Alibaba – The Gateway to China
In 1999, when former English teacher and fledgling internet entrepreneur Jack Ma (real name Ma Yun)—now the richest man in China, with an estimated net worth in excess of US$39 billion—decided to set up his own e-commerce company, he picked the name Alibaba. “Alibaba opens sesame for small-to medium-sized companies,” Ma told CNN’s Talk Asia in 2006 . Now, some 19 years later, Ma’s company is as famous as the tale that inspired its name and sense of purpose.
In September 2014, Alibaba Group cemented its place in the annals of business history when its IPO, priced at US$68 per share, raised US$25 billion on the New York Stock Exchange, making it the biggest in history. Its shares increased in value by 38% alone on their first day of trading.
The rise has continued to be meteoric, and in January 2018 Alibaba Group joined the likes of tech titans Amazon, Alphabet, Apple, Facebook and Microsoft when it achieved a market valuation in excess of US$500 billion, only the second Chinese company to be granted membership to this elite club, following in the footsteps of internet giant Tencent Holdings.
“What Jack Ma has been able to accomplish is nothing short of astounding,” Gil Luria, Director of Research at DA Davidson & Co., told CNBC in November 2017. “It’s as impressive as, or more impressive, than the works of Messrs. (Jeff) Bezos, (Mark) Zuckerberg and (Elon) Musk.”
Like Jeff Bezos’ Amazon, Alibaba Group’s success has allowed it to move into other fields. In China it is the market leader in cloud computing, with revenue for its cloud computing division hitting US$553 billion in Q3 2017, a 104% year on year increase. Other interests include YouTube-style video site Youku Tudou; ticketing agency Damai and film production company Alibaba Pictures, a partnership with Steven Spielberg’s Amblin Partners.
But the company has stayed true to its original goal, to facilitate access to the Chinese market for SMEs, in much the same way that Amazon has done in the West. Its main focus is still to connect buyers and sellers through its numerous platforms such as Alibaba.com (business-to-business), Taobao.com (consumer-to-consumer) and Tmall.com (business-to-consumer).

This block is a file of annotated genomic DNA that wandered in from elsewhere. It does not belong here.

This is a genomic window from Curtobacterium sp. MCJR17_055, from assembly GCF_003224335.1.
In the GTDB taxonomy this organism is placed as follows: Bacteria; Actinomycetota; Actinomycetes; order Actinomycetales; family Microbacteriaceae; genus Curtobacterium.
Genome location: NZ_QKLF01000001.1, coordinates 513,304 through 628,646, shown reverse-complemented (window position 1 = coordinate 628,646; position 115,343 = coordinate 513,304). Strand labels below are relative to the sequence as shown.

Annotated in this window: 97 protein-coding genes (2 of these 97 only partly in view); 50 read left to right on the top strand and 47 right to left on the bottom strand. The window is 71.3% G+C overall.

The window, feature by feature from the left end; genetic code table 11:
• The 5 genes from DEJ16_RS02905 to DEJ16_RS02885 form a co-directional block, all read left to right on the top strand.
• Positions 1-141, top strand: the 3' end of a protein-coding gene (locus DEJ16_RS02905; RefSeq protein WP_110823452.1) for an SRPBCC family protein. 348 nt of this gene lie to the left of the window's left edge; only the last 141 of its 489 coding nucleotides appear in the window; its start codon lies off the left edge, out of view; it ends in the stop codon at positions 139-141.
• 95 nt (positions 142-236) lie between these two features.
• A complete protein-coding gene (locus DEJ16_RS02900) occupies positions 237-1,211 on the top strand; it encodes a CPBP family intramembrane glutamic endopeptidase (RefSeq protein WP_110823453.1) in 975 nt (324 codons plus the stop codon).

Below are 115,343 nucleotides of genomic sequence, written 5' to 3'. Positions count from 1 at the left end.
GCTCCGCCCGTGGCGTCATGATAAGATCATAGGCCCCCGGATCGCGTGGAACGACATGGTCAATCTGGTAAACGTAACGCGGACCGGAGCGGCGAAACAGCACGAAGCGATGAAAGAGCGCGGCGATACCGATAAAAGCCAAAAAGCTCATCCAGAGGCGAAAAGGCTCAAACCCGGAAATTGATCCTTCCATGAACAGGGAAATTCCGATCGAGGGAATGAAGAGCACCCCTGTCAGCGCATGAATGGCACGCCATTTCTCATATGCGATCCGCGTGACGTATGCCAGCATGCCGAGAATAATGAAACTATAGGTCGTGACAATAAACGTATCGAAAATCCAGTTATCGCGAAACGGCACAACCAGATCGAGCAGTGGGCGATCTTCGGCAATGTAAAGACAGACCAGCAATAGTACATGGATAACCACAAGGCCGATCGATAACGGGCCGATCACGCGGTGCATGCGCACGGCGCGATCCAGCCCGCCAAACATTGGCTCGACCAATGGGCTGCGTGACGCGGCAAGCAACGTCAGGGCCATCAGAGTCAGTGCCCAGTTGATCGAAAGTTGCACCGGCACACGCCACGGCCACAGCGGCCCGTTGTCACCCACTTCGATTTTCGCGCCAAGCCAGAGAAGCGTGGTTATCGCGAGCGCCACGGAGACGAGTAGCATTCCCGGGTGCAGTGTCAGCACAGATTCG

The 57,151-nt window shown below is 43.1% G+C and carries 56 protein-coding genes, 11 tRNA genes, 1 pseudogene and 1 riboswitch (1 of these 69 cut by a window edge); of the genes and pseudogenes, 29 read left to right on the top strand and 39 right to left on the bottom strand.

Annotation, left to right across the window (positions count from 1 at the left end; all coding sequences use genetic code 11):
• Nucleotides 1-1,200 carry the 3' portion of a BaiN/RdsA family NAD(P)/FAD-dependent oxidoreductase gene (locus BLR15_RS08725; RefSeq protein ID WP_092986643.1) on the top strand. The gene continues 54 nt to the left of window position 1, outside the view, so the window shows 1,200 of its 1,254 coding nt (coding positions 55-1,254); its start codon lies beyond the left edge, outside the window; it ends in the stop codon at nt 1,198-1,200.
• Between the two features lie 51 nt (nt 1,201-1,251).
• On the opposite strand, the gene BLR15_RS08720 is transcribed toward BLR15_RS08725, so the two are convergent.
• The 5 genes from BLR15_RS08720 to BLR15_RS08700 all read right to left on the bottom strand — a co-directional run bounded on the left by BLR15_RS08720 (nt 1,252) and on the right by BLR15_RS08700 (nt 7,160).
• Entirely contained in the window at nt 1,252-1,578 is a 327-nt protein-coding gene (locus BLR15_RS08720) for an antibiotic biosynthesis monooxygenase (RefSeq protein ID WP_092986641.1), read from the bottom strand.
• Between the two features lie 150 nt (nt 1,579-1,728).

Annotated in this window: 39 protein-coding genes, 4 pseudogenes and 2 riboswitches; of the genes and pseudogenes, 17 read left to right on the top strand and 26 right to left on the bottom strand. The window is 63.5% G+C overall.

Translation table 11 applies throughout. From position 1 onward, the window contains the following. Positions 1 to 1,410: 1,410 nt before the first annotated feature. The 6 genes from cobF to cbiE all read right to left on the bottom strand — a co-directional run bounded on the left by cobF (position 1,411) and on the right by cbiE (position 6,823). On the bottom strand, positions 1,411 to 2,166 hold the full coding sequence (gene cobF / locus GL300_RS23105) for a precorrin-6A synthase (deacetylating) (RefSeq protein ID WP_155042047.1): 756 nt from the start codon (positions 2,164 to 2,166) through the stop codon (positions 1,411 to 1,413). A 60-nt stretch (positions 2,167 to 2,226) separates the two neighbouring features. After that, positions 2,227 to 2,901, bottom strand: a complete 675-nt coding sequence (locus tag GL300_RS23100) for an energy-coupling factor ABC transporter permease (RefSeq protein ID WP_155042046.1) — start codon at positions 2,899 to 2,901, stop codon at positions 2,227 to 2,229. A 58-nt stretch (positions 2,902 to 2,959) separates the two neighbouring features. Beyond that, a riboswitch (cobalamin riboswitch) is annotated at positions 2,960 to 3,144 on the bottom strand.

Like Amazon, Alibaba is offering a full service solution to SMEs, from the marketplaces to payment providers (Alipay, which holds a 53% share of China’s US$12.8 trillion mobile payment market) to fulfilment logistics (Cainiao) and cloud computing that reaches beyond China’s notorious firewall.
Amazon gets top billing on the global stage, but in China, Alibaba Group is the biggest player by far, with 60% market share and its platforms accounting for 11.8% of total retail volume  in the country. This dominance is in part due to innovations such as the annual Singles Day shopping holiday, which has become the biggest shopping event in the world. On Singles Day last year, Alibaba Group raked in a record US$25 billion.
The growth potential for e-commerce in China is strong. Online penetration increased from 4% in 2011 to 16% in 2017, while online shopping penetration stands at just 54% of users compared to 70% in Western Europe, meaning there is potential for it to grow significantly as infrastructure improves.
This story is designed to throw an everyday lens on some of the issues being discussed and debated by investors across the world; it is not research, so please do not interpret it as a recommendation for your personal investments. However, if something has piqued your interest and you would like to find out more or discuss what investments might be suitable for you, please contact one of our Investment Managers on 020 7337 0777.